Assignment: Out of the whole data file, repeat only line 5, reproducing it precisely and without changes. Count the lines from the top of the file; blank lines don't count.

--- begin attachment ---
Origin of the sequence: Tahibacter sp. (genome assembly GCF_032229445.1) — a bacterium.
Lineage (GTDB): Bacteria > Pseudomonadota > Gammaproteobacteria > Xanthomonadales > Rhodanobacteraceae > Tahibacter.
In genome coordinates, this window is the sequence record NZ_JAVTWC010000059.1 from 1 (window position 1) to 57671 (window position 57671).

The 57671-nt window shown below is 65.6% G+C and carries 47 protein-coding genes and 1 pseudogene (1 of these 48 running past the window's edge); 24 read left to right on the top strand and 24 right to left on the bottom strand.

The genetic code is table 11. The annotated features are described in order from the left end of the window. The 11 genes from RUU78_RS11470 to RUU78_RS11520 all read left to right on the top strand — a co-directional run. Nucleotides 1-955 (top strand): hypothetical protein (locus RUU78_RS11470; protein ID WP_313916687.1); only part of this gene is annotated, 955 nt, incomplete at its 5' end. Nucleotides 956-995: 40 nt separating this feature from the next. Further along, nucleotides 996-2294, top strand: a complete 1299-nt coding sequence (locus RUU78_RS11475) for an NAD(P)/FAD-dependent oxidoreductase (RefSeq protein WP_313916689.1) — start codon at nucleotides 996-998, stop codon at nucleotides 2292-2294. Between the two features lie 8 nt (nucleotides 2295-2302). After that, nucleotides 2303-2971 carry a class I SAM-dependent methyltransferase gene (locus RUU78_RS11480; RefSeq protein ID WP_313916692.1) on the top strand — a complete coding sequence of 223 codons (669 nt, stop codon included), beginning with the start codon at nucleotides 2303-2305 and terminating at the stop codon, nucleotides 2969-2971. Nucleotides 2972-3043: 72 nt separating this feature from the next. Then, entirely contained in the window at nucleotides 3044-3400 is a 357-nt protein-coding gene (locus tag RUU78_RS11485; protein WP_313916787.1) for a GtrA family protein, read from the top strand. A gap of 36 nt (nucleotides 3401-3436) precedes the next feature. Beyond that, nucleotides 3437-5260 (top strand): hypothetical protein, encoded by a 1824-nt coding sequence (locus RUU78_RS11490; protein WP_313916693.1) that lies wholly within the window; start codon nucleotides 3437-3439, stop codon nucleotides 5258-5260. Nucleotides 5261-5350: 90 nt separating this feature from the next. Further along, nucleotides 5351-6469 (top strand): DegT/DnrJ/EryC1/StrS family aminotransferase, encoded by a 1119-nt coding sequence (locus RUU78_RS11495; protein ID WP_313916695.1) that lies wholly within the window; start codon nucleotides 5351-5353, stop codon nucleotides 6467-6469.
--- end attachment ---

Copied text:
The genetic code is table 11. The annotated features are described in order from the left end of the window. The 11 genes from RUU78_RS11470 to RUU78_RS11520 all read left to right on the top strand — a co-directional run. Nucleotides 1-955 (top strand): hypothetical protein (locus RUU78_RS11470; protein ID WP_313916687.1); only part of this gene is annotated, 955 nt, incomplete at its 5' end. Nucleotides 956-995: 40 nt separating this feature from the next. Further along, nucleotides 996-2294, top strand: a complete 1299-nt coding sequence (locus RUU78_RS11475) for an NAD(P)/FAD-dependent oxidoreductase (RefSeq protein WP_313916689.1) — start codon at nucleotides 996-998, stop codon at nucleotides 2292-2294. Between the two features lie 8 nt (nucleotides 2295-2302). After that, nucleotides 2303-2971 carry a class I SAM-dependent methyltransferase gene (locus RUU78_RS11480; RefSeq protein ID WP_313916692.1) on the top strand — a complete coding sequence of 223 codons (669 nt, stop codon included), beginning with the start codon at nucleotides 2303-2305 and terminating at the stop codon, nucleotides 2969-2971. Nucleotides 2972-3043: 72 nt separating this feature from the next. Then, entirely contained in the window at nucleotides 3044-3400 is a 357-nt protein-coding gene (locus tag RUU78_RS11485; protein WP_313916787.1) for a GtrA family protein, read from the top strand. A gap of 36 nt (nucleotides 3401-3436) precedes the next feature. Beyond that, nucleotides 3437-5260 (top strand): hypothetical protein, encoded by a 1824-nt coding sequence (locus RUU78_RS11490; protein WP_313916693.1) that lies wholly within the window; start codon nucleotides 3437-3439, stop codon nucleotides 5258-5260. Nucleotides 5261-5350: 90 nt separating this feature from the next. Further along, nucleotides 5351-6469 (top strand): DegT/DnrJ/EryC1/StrS family aminotransferase, encoded by a 1119-nt coding sequence (locus RUU78_RS11495; protein ID WP_313916695.1) that lies wholly within the window; start codon nucleotides 5351-5353, stop codon nucleotides 6467-6469.